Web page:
31.
Kehayias, P. et al. Solution nuclear magnetic resonance spectroscopy on a nanostructured diamond chip. Nat. Commun. 8, 188 (2017).
 32.
Schmidt, A. B. et al. Liquidstate carbon13 hyperpolarization generated in an MRI system for fast imaging. Nat. Commun. 8, 14535 (2017).
 33.
Simpson, D. A. et al. Electron paramagnetic resonance microscopy using spins in diamond under ambient conditions newblock. Nat. Commun. 8, 458 (2017).
 34.
Golman, K., in't Zandt, R. & Thaning, M. Realtime metabolic imaging. Proc. Natl Acad. Sci. USA 103, 11270–11275 (2006).
 35.
Pham, LinhM. et al. NMR technique for determining the depth of shallow nitrogenvacancy centers in diamond. Phys. Rev. B 93, 045425 (2016).
 36.
Fávaro de Oliveira, F. et al. Effect of lowdamage inductively coupled plasma on shallow nitrogenvacancy centers in diamond. Appl. Phys. Lett. 107, 073107 (2015).
 37.
Epstein, R. J. et al. Anisotropic interactions of a single spin and darkspin spectroscopy in diamond. Nat. Phys. 1, 94–98 (2005).
 38.
Tetienne, J. P. et al. Magneticfielddependent photodynamics of single NV defects in diamond: an application to qualitative alloptical magnetic imaging. N. J. Phys. 14, 103033 (2012).
Acknowledgements
This work was supported in part by the Australian Research Council (ARC) under the Centre of Excellence scheme (project No. CE110001027). This work was performed in part at the Melbourne Centre for Nanofabrication (MCN) in the Victorian Node of the Australian National Fabrication Facility (ANFF). L.C.L.H. acknowledges the support of an ARC Laureate Fellowship (project No. FL130100119). J.P.T. acknowledges support from the ARC through the Discovery Early Career Researcher Award scheme (DE170100129) and the University of Melbourne through an Establishment Grant and an Early Career Researcher Grant. D.A.B is supported by an Australian Government Research Training Program Scholarship.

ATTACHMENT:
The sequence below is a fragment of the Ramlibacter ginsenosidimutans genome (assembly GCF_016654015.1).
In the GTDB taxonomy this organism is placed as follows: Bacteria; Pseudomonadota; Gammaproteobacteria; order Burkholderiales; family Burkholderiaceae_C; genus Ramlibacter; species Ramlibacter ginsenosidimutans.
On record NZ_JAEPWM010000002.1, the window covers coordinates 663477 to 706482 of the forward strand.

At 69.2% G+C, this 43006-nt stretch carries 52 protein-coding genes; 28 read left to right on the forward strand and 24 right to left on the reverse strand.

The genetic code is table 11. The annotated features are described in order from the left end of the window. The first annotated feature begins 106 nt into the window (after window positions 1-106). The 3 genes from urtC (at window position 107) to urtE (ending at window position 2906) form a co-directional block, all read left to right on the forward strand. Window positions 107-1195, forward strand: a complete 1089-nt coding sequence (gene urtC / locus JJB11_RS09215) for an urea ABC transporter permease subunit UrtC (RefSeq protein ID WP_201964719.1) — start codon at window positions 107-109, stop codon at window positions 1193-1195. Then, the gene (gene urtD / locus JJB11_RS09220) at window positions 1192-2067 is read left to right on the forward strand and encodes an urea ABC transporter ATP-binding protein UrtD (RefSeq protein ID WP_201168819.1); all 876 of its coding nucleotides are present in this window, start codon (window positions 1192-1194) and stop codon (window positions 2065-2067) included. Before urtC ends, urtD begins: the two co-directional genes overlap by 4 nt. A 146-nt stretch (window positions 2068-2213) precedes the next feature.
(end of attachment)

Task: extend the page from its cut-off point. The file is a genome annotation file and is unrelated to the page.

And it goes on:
Author information
Affiliations
Contributions
The CRIP protocol was conceived by L.T.H. Experiments were performed by D.A.B. and J.P.T., with input from A.S., D.A.S., J.D.A.W., L.T.H., and L.C.L.H. L.T.H. developed the theory, with input from L.C.L.H. D.A.B., J.P.T., A.S., and D.A.S. prepared the samples. L.C.L.H., D.A.B. and L.T.H. wrote the manuscript with input from all authors. L.C.L.H. supervised the project.
Corresponding authors
Ethics declarations
Competing interests
The authors declare no competing interests.
Additional information
Publisher's note: Springer Nature remains neutral with regard to jurisdictional claims in published maps and institutional affiliations.
Electronic supplementary material
Rights and permissions
Open Access This article is licensed under a Creative Commons Attribution 4.0 International License, which permits use, sharing, adaptation, distribution and reproduction in any medium or format, as long as you give appropriate credit to the original author(s) and the source, provide a link to the Creative Commons license, and indicate if changes were made. The images or other third party material in this article are included in the article’s Creative Commons license, unless indicated otherwise in a credit line to the material. If material is not included in the article’s Creative Commons license and your intended use is not permitted by statutory regulation or exceeds the permitted use, you will need to obtain permission directly from the copyright holder. To view a copy of this license, visit http://creativecommons.org/licenses/by/4.0/.
About this article
Cite this article
Broadway, D.A., Tetienne, JP., Stacey, A. et al. Quantum probe hyperpolarisation of molecular nuclear spins. Nat Commun 9, 1246 (2018). https://doi.org/10.1038/s41467018035781
Received:
Accepted:
Published:
DOI: https://doi.org/10.1038/s41467018035781
Further reading

Learning models of quantum systems from experiments
Nature Physics (2021)

Utilising NV based quantum sensing for velocimetry at the nanoscale
Scientific Reports (2020)
Comments
By submitting a comment you agree to abide by our Terms and Community Guidelines. If you find something abusive or that does not comply with our terms or guidelines please flag it as inappropriate.